How healthy is your team? Go ahead. Rate it from 1-10.
Now, think about the criteria you used.
Size? Success? Talent? Appearance? Popularity? Any or all of these may have popped into your mind, but to truly evaluate your team’s health, you’ll have to use a different set of measurements.
Ask Yourself These Five Questions:
#1 – Does our team have true character or do we just assume it’s there?
Too often, we rely on assuming character exists rather than examining whether our leaders actually have it. Character is not guaranteed, yet we often believe it naturally comes with Christian upbringing, charisma, or an ability to get results. Nothing could be further from the truth.
#2 – Is our team actually healthy or are we justifying and compensating for unhealthiness?
When we like others, see good in them, or simply want the talents they bring, we often make up for shortcomings in behavior and character. We may convince ourselves it’s not that big of a deal or try to make up the difference for another leader’s unhealthiness, such as being extra nice to make people feel better after an aggressive outburst. Stop settling when things could be so much better.
#3 – Do we see every Fruit of the Spirt or have we given an exemption to some qualities?
It’s so easy to give ourselves a pat on the back when we show extravagant kindness or when we practice self-control. But, we don’t get a pass on some Fruit of the Spirit when others are obvious. They come as a package deal, in us and in our teams.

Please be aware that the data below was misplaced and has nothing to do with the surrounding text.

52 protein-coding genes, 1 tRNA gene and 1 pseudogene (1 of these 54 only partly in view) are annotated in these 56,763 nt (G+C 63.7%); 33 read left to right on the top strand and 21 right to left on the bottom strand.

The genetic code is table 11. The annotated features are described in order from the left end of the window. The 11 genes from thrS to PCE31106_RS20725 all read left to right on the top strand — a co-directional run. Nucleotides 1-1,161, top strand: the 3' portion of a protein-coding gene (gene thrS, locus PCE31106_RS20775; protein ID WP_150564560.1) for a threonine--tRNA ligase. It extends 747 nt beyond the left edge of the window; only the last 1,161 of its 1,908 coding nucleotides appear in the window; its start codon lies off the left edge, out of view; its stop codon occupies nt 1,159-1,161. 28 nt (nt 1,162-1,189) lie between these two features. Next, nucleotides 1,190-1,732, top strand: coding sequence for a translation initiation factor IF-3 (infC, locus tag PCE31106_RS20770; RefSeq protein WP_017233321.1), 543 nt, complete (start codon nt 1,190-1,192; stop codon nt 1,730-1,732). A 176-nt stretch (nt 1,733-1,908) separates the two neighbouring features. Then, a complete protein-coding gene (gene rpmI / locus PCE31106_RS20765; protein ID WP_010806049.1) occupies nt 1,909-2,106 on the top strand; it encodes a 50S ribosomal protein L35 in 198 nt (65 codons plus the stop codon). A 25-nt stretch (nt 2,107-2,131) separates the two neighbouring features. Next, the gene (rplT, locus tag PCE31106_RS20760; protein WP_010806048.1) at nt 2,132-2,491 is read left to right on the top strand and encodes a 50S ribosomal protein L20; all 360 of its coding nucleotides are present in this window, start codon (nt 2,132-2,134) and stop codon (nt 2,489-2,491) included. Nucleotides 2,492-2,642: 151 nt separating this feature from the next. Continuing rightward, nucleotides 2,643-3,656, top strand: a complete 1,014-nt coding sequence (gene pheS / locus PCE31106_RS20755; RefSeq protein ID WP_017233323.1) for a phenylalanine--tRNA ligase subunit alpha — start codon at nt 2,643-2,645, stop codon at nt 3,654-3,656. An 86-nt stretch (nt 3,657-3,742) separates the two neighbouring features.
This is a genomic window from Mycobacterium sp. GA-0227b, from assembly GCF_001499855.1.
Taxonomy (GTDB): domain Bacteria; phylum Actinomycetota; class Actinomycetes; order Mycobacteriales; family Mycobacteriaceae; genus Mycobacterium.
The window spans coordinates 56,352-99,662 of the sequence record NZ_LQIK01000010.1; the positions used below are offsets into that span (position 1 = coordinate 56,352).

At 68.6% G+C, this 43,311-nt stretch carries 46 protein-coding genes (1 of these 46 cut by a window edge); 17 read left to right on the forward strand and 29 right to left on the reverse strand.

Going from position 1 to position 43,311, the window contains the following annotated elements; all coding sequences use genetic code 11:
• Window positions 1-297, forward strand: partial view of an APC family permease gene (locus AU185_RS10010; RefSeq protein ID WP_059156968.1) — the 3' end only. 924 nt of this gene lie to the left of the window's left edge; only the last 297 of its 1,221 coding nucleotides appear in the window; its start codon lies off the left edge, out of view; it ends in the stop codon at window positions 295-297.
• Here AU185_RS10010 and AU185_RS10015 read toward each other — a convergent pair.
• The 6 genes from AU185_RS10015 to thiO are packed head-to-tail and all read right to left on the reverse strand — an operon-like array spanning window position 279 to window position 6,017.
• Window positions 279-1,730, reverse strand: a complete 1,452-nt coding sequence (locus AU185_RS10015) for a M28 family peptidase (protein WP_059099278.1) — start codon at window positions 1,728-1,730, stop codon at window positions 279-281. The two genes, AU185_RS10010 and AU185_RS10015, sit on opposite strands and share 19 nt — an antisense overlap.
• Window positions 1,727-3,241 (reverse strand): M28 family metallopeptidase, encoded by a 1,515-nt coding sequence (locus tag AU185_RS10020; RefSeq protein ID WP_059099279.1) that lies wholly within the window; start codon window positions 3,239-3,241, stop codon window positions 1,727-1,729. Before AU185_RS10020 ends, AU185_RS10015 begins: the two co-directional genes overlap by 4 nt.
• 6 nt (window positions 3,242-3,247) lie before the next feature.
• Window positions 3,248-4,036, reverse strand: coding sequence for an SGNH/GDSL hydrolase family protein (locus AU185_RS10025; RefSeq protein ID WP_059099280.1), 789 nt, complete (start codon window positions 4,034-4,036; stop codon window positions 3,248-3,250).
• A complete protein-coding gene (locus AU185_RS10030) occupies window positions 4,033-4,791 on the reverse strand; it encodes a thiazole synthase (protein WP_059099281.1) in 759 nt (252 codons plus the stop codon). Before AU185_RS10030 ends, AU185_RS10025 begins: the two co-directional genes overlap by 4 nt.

“But the fruit of the Spirit is love, joy, peace, patience, kindness, goodness, faithfulness, gentleness, self-control; against such things there is no law.”Galatians 5:22-23
#4 – Does our team actually trust each other or do we just get the job done?
We can still lead people to Jesus without trusting each other, but the consequences of mistrust will slowly seep into the fabric of our culture. Silos develop. Sides are taken. Suspicion fills in missing gaps of information. Implosion awaits. Trust must be the foundation.
#5 – Do we treat each other like Jesus when the doors to the meeting rooms are closed?
When stress is spilling out of us and we are tired, it’s easy to make excuses for each other. And when it’s only our team who bears the consequences of someone’s irritability, inappropriate jokes, or impatience, it’s easy to ignore the check in our spirit to speak up. We must treat each other like Jesus in public and private.
Don’t just assume your team is healthy. Take the opportunity to act on the nagging awareness you’ve had about a few holes that exist in your team’s health. Walking through Staff Experience together will lead to trust, unity, and resilience on your team and across your organization.